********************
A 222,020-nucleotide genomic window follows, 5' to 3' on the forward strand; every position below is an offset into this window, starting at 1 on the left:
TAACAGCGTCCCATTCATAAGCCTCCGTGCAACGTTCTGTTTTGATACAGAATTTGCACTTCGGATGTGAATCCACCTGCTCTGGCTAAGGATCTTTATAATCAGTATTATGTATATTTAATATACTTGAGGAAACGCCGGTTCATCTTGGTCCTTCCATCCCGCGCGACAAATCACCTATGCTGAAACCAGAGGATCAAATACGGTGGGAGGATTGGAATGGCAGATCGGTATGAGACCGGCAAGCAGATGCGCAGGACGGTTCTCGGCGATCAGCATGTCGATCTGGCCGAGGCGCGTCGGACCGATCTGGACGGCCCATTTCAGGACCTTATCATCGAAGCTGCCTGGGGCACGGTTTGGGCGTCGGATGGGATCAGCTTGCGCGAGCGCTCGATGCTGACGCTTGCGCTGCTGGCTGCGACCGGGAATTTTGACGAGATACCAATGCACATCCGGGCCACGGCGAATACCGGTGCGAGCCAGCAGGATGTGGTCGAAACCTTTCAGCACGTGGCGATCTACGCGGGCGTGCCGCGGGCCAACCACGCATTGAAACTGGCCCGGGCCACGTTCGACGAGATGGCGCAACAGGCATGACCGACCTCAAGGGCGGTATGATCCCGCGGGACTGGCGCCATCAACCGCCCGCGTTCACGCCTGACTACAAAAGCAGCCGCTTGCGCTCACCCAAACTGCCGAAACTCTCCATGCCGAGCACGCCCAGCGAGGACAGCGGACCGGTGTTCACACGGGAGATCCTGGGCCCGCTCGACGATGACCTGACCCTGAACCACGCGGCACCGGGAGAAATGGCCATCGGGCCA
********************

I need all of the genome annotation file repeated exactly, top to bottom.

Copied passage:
A 222,020-nucleotide genomic window follows, 5' to 3' on the forward strand; every position below is an offset into this window, starting at 1 on the left:
TAACAGCGTCCCATTCATAAGCCTCCGTGCAACGTTCTGTTTTGATACAGAATTTGCACTTCGGATGTGAATCCACCTGCTCTGGCTAAGGATCTTTATAATCAGTATTATGTATATTTAATATACTTGAGGAAACGCCGGTTCATCTTGGTCCTTCCATCCCGCGCGACAAATCACCTATGCTGAAACCAGAGGATCAAATACGGTGGGAGGATTGGAATGGCAGATCGGTATGAGACCGGCAAGCAGATGCGCAGGACGGTTCTCGGCGATCAGCATGTCGATCTGGCCGAGGCGCGTCGGACCGATCTGGACGGCCCATTTCAGGACCTTATCATCGAAGCTGCCTGGGGCACGGTTTGGGCGTCGGATGGGATCAGCTTGCGCGAGCGCTCGATGCTGACGCTTGCGCTGCTGGCTGCGACCGGGAATTTTGACGAGATACCAATGCACATCCGGGCCACGGCGAATACCGGTGCGAGCCAGCAGGATGTGGTCGAAACCTTTCAGCACGTGGCGATCTACGCGGGCGTGCCGCGGGCCAACCACGCATTGAAACTGGCCCGGGCCACGTTCGACGAGATGGCGCAACAGGCATGACCGACCTCAAGGGCGGTATGATCCCGCGGGACTGGCGCCATCAACCGCCCGCGTTCACGCCTGACTACAAAAGCAGCCGCTTGCGCTCACCCAAACTGCCGAAACTCTCCATGCCGAGCACGCCCAGCGAGGACAGCGGACCGGTGTTCACACGGGAGATCCTGGGCCCGCTCGACGATGACCTGACCCTGAACCACGCGGCACCGGGAGAAATGGCCATCGGGCCA